Horace G. Miller, the subject of this brief biography, attended the public school and Johnson Academy, and during his vacation at the age of sixteen years became a messenger boy, and when seventeen years old was appointed the first messenger for the New Castle telegraph office, which was then located in the Leslie House. In 1873, he worked at Lawrence Junction for a short time, and in the same year was appointed agent at New Port, and became manager in 1875 of the Atlantic & Pacific Co.'s telegraph station at Millerstown, Pa. On Oct. 23, 1877, the Western Union Telegraph Company absorbed the various and conflicting lines, and our subject was appointed manager of the office and business at New Castle, Jan. 1, 1878. His service has been uninterrupted from that time to this, and his work in all that time has been generally satisfactory to the officers of the company and the patrons of the office. In 1886, he found an opportunity to enlarge his field of usefulness in the mercantile circles of New Castle, and added to his duties as manager of the W. U. Telegraph office the retail dealing in cigars and tobacco. Also during this time Mr. Miller was interested in the retailing of hard, and soft coal, having yards on the east side, where the Gailey Lumber Co. is now located. From 1875 to 1878 he speculated extensively in the oil fields. Jan. 12, 1882, he was married to Maggie Wallace, daughter of Dr. John W. Wallace, who until his death, which occurred June 24, 1889, was one of the most prominent citizens of Lawrence County. He represented this district in Congress 1862-1864, and 1874-1876. Mr. Miller's present residence is No. 29 North Jefferson Street, the house built and formerly occupied by Dr. John W. Wallace; he built, for the reception of his bride, the first house ever erected on Lincoln Avenue. Our subject has gathered about his fireside four children, as follows: Annie W., born Dec. 15, 1882; Francis M., Jan. 12, 1885; Louise M., Feb. 27, 1889; and Horace G., Jr., Aug. 19, 1894. Mr. Miller is an uncompromising Republican, and has served on the Republican County and State Committees, and is president of the Republican Club. He is well-advanced in Masonic Orders. He is a member and past master of Mahoning Lodge, No. 243, F. & A. M.; Delta Chapter, No. 170, R. A. M.; past high priest of the Lawrence Commandery, No. 62, K. T.; and Mystic Shrine. He is past chancellor commander of the K. of P., New Castle Lodge, No. 404, was its first and is now its master of exchequer. He is a member of the Sons of Veterans, O. L. Jackson Camp, No. 249; and junior Order of United American Mechanics.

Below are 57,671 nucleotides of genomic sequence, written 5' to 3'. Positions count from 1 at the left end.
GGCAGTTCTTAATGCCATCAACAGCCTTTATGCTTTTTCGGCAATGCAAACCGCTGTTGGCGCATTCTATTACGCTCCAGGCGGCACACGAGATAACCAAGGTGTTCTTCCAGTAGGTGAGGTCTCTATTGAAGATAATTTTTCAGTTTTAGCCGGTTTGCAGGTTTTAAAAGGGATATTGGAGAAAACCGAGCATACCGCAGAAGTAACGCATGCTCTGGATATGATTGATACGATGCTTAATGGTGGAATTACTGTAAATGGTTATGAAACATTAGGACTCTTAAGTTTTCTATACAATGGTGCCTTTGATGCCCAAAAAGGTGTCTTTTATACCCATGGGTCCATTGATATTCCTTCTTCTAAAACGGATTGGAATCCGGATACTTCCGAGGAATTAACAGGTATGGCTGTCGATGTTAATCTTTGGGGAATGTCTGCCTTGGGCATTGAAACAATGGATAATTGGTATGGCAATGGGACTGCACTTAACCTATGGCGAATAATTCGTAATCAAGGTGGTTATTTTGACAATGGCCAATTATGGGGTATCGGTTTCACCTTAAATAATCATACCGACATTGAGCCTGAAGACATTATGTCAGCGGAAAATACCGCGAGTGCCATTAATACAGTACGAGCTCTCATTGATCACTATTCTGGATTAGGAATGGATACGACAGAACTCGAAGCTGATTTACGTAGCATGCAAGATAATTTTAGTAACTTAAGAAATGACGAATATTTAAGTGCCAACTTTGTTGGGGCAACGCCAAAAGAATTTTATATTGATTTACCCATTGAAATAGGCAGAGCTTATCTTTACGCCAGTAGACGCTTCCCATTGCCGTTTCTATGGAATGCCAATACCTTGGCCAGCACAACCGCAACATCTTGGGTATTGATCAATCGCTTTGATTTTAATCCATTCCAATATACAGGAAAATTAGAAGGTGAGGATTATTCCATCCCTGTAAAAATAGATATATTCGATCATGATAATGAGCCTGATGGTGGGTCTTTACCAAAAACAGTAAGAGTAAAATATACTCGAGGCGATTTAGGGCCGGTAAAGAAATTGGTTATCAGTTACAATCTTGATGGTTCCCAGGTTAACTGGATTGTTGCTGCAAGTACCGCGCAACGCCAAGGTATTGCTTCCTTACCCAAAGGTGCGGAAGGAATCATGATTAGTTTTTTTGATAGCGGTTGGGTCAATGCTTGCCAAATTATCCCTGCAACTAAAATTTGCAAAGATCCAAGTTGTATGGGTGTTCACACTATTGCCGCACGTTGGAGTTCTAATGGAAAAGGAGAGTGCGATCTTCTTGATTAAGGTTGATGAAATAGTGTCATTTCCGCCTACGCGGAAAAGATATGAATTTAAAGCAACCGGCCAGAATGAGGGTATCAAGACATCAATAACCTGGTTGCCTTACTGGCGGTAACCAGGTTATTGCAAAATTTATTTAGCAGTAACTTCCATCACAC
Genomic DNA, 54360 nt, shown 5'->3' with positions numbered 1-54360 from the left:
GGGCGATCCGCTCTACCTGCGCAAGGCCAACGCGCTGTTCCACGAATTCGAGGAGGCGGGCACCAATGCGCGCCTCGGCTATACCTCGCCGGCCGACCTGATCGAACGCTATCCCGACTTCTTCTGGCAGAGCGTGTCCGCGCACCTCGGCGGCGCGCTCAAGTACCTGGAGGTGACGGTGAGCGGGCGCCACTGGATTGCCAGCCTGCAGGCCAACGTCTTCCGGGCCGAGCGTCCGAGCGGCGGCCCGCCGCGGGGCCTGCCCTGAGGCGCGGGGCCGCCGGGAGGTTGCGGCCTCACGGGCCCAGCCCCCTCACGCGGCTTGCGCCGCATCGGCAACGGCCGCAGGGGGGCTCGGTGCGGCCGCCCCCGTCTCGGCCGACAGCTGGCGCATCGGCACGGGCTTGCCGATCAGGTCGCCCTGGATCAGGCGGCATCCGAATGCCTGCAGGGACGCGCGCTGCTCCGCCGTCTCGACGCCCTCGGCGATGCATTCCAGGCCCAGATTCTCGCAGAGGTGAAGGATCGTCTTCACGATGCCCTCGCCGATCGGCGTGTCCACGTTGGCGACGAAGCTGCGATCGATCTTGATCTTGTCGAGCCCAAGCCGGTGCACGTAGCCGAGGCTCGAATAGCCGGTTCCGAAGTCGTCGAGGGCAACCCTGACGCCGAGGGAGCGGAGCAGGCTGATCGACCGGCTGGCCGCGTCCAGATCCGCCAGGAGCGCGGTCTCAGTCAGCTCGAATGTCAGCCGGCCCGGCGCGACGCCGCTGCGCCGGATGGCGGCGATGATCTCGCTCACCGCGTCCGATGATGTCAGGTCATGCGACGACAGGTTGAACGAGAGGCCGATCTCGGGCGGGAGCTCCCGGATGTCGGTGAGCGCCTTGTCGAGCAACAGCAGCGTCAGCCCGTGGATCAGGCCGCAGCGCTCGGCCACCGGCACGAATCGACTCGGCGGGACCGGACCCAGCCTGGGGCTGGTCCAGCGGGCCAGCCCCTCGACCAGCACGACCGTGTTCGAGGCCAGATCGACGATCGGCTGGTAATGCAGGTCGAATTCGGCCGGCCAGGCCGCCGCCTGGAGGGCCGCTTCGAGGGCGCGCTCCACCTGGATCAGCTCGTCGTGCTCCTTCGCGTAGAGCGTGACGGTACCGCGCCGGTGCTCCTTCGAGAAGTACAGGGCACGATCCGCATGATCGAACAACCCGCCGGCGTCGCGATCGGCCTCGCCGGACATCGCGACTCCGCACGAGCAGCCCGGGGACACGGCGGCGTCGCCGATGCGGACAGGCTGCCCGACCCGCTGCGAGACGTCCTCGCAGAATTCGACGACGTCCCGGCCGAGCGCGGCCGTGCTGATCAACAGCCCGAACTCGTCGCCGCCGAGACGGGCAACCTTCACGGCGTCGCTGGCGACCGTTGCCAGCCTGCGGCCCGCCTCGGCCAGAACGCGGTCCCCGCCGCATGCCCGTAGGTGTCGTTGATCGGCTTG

Biographical Sketches of Leading Citizens Lawrence County Pennsylvania
Biographical Publishing Company, Buffalo, N.Y., 1897
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Updated: 31 May 2001